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Original Research ARTICLE

Front. Neurol., 20 December 2017 | https://doi.org/10.3389/fneur.2017.00689

Neck Vibration Proprioceptive Postural Response Intact in Progressive Supranuclear Palsy unlike Idiopathic Parkinson’s Disease

imageStefan Kammermeier1*, imageLucia Dietrich1,2, imageKathrin Maierbeck1,3, imageAnnika Plate1, imageStefan Lorenzl1,4, imageArun Singh1,5 and imageKai Bötzel1
  • 1Klinikum der Universität München, Neurologische Klinik und Poliklinik, München, Germany
  • 2Abteilung für Allgemeinchirurgie, Kliniken Ostallgäu-Kaufbeuren, Kaufbeuren, Germany
  • 3Klinikum der Universität München, Klinik für Anästhesiologie, München, Germany
  • 4Abteilung für Neurologie, Krankenhaus Agatharied, Hausham, Germany
  • 5Department of Neurology, University of Iowa, Iowa, IA, United States

Progressive supranuclear palsy (PSP) and late-stage idiopathic Parkinson’s disease (IPD) are neurodegenerative movement disorders resulting in different postural instability and falling symptoms. IPD falls occur usually forward in late stage, whereas PSP falls happen in early stages, mostly backward, unprovoked, and with high morbidity. Postural responses to sensory anteroposterior tilt illusion by bilateral dorsal neck vibration were probed in both groups versus healthy controls on a static recording posture platform. Three distinct anteroposterior body mass excursion peaks (P1–P3) were observed. 18 IPD subjects exhibited well-known excessive response amplitudes, whereas 21 PSP subjects’ responses remained unaltered to 22 control subjects. Neither IPD nor PSP showed response latency deficits, despite brainstem degeneration especially in PSP. The observed response patterns suggest that PSP brainstem pathology might spare the involved proprioceptive pathways and implies viability of neck vibration for possible biofeedback and augmentation therapy in PSP postural instability.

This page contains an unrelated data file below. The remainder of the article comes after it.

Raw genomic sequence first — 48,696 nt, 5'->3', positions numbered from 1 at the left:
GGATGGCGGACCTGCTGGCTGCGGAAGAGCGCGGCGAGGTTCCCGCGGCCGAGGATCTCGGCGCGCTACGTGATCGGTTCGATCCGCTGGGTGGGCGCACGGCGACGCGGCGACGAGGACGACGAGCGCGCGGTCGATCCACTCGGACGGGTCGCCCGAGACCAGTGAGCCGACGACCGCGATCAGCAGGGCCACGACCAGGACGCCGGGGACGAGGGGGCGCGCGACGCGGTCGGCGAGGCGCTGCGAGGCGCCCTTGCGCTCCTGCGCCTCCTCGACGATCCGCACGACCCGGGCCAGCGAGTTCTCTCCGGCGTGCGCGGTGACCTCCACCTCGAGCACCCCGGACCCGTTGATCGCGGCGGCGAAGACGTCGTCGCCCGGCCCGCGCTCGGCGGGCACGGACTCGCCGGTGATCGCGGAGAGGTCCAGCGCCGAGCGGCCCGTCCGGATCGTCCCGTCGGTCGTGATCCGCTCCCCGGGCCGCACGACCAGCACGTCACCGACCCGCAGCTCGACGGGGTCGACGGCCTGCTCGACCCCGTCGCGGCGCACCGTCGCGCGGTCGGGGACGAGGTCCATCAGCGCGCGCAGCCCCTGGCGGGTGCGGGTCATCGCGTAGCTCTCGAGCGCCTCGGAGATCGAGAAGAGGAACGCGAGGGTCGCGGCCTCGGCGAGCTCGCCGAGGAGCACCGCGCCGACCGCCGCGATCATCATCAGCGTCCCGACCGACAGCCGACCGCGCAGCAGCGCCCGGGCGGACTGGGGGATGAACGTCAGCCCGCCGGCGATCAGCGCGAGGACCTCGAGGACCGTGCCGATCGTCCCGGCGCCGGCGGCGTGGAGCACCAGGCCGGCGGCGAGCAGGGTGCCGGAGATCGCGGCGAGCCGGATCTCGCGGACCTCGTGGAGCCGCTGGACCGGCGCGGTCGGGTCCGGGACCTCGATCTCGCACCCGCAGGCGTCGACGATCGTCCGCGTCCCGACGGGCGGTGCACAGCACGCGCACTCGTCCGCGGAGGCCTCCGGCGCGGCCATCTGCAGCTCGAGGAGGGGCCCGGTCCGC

Introduction

Idiopathic Parkinson’s disease (IPD) and the most frequent atypical Parkinsonism syndrome progressive supranuclear palsy (PSP) are neurodegenerative diseases with different postural instability features and frequent falling along the disease course.

In the alpha-synucleinopathy IPD (13), hypokinetic rigid motor symptoms can be well treated within the first years with dopaminergic medication. However, in advanced stage after typically 5 or more years, postural control is affected with motor freezing and falling (4), likely due to the degeneration of non-dopaminergic structures (3). Falls in this context are defined as involuntary collisions with or sliding down to a lower surface as reported by either patient or caretakers. Advanced-stage IPD patients typically fall forward, mostly while walking: by failure to initiate a walking motion, freezing, or out of a forward motion by failure to stop; body posture is in general physiological flexion with a forward shift of body mass, whereas in early stages, backward and omnidirectional falling is also observed (3, 5). Orthostatic dysfunction (6) and frontal executive disorders (3, 7) may additionally contribute to falls.